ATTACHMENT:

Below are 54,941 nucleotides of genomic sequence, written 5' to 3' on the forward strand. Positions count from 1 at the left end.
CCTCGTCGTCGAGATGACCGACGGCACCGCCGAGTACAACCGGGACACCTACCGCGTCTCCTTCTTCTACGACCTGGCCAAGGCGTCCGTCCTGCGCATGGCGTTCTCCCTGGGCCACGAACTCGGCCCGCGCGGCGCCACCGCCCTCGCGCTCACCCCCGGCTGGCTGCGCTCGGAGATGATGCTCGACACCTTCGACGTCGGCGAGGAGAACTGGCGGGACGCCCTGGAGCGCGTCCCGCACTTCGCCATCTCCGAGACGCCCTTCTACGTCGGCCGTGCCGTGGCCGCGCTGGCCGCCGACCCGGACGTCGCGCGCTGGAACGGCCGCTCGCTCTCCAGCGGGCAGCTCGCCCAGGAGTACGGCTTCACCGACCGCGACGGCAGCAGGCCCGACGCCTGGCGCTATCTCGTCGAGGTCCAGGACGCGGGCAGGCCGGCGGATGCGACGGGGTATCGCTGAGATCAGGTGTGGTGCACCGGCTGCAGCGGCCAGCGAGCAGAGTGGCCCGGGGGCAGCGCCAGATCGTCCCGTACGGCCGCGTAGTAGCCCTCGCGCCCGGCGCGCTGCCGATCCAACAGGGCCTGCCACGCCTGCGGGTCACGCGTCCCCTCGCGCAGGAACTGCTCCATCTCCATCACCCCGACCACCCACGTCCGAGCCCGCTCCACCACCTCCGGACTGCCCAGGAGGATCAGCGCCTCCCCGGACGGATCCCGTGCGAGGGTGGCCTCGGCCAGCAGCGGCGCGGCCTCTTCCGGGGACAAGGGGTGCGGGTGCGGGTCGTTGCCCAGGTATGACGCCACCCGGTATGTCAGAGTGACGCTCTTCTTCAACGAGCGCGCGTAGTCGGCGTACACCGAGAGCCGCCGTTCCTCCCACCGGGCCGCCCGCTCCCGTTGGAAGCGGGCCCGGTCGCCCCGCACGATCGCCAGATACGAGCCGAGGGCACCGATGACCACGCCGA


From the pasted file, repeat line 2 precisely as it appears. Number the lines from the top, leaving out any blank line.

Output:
CCTCGTCGTCGAGATGACCGACGGCACCGCCGAGTACAACCGGGACACCTACCGCGTCTCCTTCTTCTACGACCTGGCCAAGGCGTCCGTCCTGCGCATGGCGTTCTCCCTGGGCCACGAACTCGGCCCGCGCGGCGCCACCGCCCTCGCGCTCACCCCCGGCTGGCTGCGCTCGGAGATGATGCTCGACACCTTCGACGTCGGCGAGGAGAACTGGCGGGACGCCCTGGAGCGCGTCCCGCACTTCGCCATCTCCGAGACGCCCTTCTACGTCGGCCGTGCCGTGGCCGCGCTGGCCGCCGACCCGGACGTCGCGCGCTGGAACGGCCGCTCGCTCTCCAGCGGGCAGCTCGCCCAGGAGTACGGCTTCACCGACCGCGACGGCAGCAGGCCCGACGCCTGGCGCTATCTCGTCGAGGTCCAGGACGCGGGCAGGCCGGCGGATGCGACGGGGTATCGCTGAGATCAGGTGTGGTGCACCGGCTGCAGCGGCCAGCGAGCAGAGTGGCCCGGGGGCAGCGCCAGATCGTCCCGTACGGCCGCGTAGTAGCCCTCGCGCCCGGCGCGCTGCCGATCCAACAGGGCCTGCCACGCCTGCGGGTCACGCGTCCCCTCGCGCAGGAACTGCTCCATCTCCATCACCCCGACCACCCACGTCCGAGCCCGCTCCACCACCTCCGGACTGCCCAGGAGGATCAGCGCCTCCCCGGACGGATCCCGTGCGAGGGTGGCCTCGGCCAGCAGCGGCGCGGCCTCTTCCGGGGACAAGGGGTGCGGGTGCGGGTCGTTGCCCAGGTATGACGCCACCCGGTATGTCAGAGTGACGCTCTTCTTCAACGAGCGCGCGTAGTCGGCGTACACCGAGAGCCGCCGTTCCTCCCACCGGGCCGCCCGCTCCCGTTGGAAGCGGGCCCGGTCGCCCCGCACGATCGCCAGATACGAGCCGAGGGCACCGATGACCACGCCGA